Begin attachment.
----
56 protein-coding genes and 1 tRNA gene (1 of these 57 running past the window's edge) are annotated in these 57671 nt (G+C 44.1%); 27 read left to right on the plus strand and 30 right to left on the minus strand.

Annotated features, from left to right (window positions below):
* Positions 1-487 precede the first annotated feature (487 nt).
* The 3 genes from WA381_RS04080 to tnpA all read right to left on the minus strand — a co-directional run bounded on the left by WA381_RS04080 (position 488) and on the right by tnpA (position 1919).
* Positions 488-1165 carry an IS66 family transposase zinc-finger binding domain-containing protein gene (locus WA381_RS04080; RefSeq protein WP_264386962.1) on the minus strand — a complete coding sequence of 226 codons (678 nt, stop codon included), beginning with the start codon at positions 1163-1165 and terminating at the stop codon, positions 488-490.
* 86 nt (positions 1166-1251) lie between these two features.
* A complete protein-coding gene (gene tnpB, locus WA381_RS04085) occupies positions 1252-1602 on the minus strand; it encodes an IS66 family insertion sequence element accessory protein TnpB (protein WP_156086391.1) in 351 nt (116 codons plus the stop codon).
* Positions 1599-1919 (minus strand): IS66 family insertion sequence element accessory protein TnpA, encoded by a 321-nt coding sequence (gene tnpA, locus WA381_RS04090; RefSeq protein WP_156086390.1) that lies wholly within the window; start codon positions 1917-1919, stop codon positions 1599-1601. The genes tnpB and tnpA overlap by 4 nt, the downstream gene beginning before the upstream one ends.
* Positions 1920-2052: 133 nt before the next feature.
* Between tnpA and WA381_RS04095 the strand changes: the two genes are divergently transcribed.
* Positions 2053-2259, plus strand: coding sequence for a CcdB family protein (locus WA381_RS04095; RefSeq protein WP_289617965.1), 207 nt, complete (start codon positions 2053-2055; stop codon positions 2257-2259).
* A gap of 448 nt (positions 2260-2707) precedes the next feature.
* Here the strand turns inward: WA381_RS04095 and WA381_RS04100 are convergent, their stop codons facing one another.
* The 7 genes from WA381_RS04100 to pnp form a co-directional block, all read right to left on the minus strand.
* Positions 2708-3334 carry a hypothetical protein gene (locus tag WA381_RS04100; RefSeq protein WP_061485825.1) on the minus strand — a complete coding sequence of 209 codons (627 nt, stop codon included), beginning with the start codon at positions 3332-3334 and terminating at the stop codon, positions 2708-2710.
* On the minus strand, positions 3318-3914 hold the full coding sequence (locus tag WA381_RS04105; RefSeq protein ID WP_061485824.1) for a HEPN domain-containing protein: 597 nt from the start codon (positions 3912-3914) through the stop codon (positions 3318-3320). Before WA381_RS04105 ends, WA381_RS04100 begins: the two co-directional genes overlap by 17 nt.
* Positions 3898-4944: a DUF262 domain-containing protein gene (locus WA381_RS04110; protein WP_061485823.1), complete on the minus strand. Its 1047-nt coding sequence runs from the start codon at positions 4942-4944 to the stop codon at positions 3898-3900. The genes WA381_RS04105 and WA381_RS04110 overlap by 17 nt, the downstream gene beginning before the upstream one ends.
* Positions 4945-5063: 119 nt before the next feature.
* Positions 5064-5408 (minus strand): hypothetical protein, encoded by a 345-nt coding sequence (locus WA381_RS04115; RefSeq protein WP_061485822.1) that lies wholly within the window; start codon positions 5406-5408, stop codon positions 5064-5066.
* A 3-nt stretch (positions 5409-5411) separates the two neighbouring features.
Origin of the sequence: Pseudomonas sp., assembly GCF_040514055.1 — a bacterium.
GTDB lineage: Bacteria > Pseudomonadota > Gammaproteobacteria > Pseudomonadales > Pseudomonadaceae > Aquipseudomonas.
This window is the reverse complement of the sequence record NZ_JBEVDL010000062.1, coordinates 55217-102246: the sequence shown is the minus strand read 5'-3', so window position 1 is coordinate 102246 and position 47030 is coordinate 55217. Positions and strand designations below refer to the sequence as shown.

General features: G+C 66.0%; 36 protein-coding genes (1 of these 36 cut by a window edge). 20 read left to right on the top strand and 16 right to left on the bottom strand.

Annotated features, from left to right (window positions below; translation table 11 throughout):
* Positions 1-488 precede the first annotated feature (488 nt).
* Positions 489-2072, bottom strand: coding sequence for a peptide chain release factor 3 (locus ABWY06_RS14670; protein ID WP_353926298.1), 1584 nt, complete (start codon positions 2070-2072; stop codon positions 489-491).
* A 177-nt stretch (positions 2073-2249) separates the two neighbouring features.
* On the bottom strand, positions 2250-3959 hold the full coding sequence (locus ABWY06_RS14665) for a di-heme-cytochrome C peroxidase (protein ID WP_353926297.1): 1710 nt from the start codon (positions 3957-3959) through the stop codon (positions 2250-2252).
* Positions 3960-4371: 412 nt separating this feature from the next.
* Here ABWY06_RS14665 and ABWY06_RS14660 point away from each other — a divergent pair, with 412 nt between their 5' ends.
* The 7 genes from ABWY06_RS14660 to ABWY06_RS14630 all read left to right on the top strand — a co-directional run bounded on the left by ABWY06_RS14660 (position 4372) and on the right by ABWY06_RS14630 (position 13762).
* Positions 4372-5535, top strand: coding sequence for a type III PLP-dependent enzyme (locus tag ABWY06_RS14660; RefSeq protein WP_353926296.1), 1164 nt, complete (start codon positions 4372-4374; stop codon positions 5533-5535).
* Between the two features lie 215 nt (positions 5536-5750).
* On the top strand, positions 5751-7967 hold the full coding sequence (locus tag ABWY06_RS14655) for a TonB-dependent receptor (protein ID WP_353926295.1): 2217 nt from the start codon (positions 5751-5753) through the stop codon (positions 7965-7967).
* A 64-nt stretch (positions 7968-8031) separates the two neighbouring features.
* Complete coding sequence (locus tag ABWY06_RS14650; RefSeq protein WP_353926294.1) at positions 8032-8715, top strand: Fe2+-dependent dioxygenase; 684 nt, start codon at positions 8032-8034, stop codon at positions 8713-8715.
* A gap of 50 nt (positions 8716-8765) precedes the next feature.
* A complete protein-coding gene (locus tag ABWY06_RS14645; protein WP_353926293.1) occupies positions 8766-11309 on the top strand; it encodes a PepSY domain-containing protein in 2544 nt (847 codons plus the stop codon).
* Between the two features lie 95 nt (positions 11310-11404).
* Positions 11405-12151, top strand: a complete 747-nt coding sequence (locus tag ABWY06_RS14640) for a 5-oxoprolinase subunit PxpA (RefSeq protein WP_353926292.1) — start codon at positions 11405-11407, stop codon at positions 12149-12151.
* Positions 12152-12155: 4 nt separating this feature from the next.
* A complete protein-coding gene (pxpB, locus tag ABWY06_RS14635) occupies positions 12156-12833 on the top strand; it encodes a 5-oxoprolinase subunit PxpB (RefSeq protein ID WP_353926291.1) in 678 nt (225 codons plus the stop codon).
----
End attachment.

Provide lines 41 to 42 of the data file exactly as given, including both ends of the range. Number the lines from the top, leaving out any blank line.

* Positions 11405-12151, top strand: a complete 747-nt coding sequence (locus tag ABWY06_RS14640) for a 5-oxoprolinase subunit PxpA (RefSeq protein WP_353926292.1) — start codon at positions 11405-11407, stop codon at positions 12149-12151.
* Positions 12152-12155: 4 nt separating this feature from the next.